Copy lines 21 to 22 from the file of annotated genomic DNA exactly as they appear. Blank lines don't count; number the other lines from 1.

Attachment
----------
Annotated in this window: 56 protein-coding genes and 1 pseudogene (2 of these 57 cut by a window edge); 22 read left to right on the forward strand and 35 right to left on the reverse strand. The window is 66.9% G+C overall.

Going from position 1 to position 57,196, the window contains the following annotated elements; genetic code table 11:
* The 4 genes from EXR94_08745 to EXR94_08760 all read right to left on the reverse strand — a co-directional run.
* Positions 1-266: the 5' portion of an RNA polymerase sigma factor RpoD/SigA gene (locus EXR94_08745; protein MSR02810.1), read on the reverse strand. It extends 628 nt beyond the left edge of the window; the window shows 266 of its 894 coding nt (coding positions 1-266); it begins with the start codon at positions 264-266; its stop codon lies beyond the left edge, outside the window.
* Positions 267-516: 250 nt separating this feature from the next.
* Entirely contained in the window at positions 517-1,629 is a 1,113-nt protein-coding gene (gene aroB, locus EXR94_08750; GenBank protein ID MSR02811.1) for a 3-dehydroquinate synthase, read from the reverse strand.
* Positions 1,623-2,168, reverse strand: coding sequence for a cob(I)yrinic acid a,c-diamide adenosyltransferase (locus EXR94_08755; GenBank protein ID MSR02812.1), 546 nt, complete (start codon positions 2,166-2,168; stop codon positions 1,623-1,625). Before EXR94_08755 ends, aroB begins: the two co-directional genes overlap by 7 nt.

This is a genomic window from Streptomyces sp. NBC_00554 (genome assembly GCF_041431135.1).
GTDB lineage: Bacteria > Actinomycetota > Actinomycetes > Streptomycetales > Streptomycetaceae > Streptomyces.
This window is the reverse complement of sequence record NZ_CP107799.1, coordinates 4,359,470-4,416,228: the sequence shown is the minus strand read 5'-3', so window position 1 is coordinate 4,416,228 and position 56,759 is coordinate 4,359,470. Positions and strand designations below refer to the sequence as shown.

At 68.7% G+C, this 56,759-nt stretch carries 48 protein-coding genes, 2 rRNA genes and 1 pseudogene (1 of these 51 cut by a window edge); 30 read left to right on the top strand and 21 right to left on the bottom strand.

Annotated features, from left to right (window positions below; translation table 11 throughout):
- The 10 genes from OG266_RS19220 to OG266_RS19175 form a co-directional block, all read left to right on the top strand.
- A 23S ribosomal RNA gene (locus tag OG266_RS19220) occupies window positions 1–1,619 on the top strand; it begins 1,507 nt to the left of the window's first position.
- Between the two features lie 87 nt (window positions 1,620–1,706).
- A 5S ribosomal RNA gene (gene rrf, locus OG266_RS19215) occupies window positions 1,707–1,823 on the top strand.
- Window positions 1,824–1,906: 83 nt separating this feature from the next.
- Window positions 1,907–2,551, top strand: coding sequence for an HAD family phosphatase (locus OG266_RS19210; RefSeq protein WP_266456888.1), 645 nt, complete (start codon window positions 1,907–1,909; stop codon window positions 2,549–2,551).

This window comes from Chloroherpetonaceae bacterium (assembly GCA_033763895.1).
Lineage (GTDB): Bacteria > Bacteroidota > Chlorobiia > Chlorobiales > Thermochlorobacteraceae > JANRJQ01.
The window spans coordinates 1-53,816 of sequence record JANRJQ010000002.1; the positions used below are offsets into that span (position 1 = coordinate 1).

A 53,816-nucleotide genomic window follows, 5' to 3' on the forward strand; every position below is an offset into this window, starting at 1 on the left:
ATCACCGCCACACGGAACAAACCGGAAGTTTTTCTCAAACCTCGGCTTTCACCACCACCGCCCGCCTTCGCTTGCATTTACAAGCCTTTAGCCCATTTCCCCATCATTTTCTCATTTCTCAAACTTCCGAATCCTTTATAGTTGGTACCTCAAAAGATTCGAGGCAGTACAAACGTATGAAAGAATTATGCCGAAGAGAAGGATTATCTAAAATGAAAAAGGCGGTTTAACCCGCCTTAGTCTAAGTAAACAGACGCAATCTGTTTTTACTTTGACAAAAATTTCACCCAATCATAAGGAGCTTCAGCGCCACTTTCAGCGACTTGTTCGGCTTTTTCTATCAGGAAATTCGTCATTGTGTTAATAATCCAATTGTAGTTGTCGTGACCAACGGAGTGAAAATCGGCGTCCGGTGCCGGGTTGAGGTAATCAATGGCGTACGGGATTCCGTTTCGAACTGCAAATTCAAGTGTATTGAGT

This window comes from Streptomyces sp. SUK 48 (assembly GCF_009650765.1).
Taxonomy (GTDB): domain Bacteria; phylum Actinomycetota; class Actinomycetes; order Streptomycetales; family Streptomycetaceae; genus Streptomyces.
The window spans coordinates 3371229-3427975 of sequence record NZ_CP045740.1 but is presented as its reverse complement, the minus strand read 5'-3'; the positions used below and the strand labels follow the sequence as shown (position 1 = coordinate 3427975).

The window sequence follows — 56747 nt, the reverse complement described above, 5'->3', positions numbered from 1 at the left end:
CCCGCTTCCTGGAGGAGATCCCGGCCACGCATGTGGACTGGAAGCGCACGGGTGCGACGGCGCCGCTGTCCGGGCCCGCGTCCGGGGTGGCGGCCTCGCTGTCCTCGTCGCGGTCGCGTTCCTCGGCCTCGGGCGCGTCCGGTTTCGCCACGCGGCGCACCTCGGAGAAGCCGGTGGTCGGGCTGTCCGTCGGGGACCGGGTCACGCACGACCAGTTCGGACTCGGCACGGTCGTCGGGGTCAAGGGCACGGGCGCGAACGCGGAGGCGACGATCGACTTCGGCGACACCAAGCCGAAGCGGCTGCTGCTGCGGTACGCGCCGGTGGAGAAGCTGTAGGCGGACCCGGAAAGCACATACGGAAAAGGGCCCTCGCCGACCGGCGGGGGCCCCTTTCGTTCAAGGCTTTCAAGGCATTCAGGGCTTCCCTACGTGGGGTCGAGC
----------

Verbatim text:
The window spans coordinates 1-53,816 of sequence record JANRJQ010000002.1; the positions used below are offsets into that span (position 1 = coordinate 1).

A 53,816-nucleotide genomic window follows, 5' to 3' on the forward strand; every position below is an offset into this window, starting at 1 on the left: